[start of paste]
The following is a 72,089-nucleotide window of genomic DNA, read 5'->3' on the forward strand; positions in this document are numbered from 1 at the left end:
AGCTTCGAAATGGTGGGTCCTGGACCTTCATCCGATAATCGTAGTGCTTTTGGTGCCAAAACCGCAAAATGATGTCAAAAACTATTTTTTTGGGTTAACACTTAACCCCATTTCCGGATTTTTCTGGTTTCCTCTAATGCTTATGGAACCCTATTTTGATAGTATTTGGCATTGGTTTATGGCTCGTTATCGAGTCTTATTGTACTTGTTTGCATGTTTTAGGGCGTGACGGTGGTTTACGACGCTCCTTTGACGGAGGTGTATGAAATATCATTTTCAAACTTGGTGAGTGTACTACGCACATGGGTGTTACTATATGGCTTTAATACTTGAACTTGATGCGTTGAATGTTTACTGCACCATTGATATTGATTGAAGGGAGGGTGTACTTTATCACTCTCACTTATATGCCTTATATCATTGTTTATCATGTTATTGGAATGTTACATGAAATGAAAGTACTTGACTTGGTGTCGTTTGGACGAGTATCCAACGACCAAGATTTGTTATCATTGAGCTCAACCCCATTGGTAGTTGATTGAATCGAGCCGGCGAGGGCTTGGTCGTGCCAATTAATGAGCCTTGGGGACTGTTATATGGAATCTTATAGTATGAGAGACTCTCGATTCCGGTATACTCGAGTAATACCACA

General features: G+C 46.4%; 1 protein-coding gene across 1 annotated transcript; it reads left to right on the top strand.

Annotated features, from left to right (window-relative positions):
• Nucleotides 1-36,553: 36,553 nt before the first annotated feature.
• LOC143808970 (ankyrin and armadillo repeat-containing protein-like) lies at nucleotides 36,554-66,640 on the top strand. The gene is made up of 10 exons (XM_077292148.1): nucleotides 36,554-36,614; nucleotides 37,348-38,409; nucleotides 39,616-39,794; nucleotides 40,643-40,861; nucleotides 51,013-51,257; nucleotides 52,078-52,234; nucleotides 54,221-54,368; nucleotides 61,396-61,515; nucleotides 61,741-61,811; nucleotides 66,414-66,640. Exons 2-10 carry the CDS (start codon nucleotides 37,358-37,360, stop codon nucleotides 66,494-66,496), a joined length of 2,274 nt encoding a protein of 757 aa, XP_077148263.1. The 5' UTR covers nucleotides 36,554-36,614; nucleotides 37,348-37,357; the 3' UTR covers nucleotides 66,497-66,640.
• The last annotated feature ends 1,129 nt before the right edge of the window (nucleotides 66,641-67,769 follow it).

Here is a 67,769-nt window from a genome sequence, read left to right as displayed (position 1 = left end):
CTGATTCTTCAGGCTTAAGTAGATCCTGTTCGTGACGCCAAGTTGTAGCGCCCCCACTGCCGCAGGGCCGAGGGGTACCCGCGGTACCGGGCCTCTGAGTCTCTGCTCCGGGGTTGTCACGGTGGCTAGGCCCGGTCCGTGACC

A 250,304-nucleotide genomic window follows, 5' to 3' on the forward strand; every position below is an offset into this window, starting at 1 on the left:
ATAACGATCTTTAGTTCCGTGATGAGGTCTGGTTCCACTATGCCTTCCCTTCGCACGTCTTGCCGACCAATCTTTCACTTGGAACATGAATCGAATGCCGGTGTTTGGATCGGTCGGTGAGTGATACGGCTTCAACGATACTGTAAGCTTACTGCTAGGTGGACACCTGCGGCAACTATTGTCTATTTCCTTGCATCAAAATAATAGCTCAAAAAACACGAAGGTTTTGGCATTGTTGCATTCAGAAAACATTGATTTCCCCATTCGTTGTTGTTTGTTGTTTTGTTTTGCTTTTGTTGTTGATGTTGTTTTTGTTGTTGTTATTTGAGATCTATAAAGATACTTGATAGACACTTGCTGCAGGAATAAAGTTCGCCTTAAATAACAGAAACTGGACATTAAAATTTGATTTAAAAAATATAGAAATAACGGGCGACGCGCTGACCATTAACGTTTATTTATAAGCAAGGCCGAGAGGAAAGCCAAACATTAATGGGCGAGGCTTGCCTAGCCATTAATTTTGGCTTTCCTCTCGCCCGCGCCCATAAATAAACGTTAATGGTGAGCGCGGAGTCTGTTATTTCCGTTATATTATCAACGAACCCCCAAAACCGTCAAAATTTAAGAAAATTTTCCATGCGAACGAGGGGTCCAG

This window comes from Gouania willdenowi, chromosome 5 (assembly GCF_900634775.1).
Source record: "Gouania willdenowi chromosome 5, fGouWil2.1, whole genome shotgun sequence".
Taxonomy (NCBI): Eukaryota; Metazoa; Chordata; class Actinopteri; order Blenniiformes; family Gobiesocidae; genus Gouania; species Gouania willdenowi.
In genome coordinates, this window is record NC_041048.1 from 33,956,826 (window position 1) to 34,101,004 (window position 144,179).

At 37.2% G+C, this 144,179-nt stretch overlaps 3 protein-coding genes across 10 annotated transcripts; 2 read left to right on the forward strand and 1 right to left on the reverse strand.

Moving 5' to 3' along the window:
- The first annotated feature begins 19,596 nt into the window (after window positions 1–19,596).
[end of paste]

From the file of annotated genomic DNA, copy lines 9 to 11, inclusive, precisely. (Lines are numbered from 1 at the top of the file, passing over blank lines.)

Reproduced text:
CTGATTCTTCAGGCTTAAGTAGATCCTGTTCGTGACGCCAAGTTGTAGCGCCCCCACTGCCGCAGGGCCGAGGGGTACCCGCGGTACCGGGCCTCTGAGTCTCTGCTCCGGGGTTGTCACGGTGGCTAGGCCCGGTCCGTGACC

A 250,304-nucleotide genomic window follows, 5' to 3' on the forward strand; every position below is an offset into this window, starting at 1 on the left:
ATAACGATCTTTAGTTCCGTGATGAGGTCTGGTTCCACTATGCCTTCCCTTCGCACGTCTTGCCGACCAATCTTTCACTTGGAACATGAATCGAATGCCGGTGTTTGGATCGGTCGGTGAGTGATACGGCTTCAACGATACTGTAAGCTTACTGCTAGGTGGACACCTGCGGCAACTATTGTCTATTTCCTTGCATCAAAATAATAGCTCAAAAAACACGAAGGTTTTGGCATTGTTGCATTCAGAAAACATTGATTTCCCCATTCGTTGTTGTTTGTTGTTTTGTTTTGCTTTTGTTGTTGATGTTGTTTTTGTTGTTGTTATTTGAGATCTATAAAGATACTTGATAGACACTTGCTGCAGGAATAAAGTTCGCCTTAAATAACAGAAACTGGACATTAAAATTTGATTTAAAAAATATAGAAATAACGGGCGACGCGCTGACCATTAACGTTTATTTATAAGCAAGGCCGAGAGGAAAGCCAAACATTAATGGGCGAGGCTTGCCTAGCCATTAATTTTGGCTTTCCTCTCGCCCGCGCCCATAAATAAACGTTAATGGTGAGCGCGGAGTCTGTTATTTCCGTTATATTATCAACGAACCCCCAAAACCGTCAAAATTTAAGAAAATTTTCCATGCGAACGAGGGGTCCAG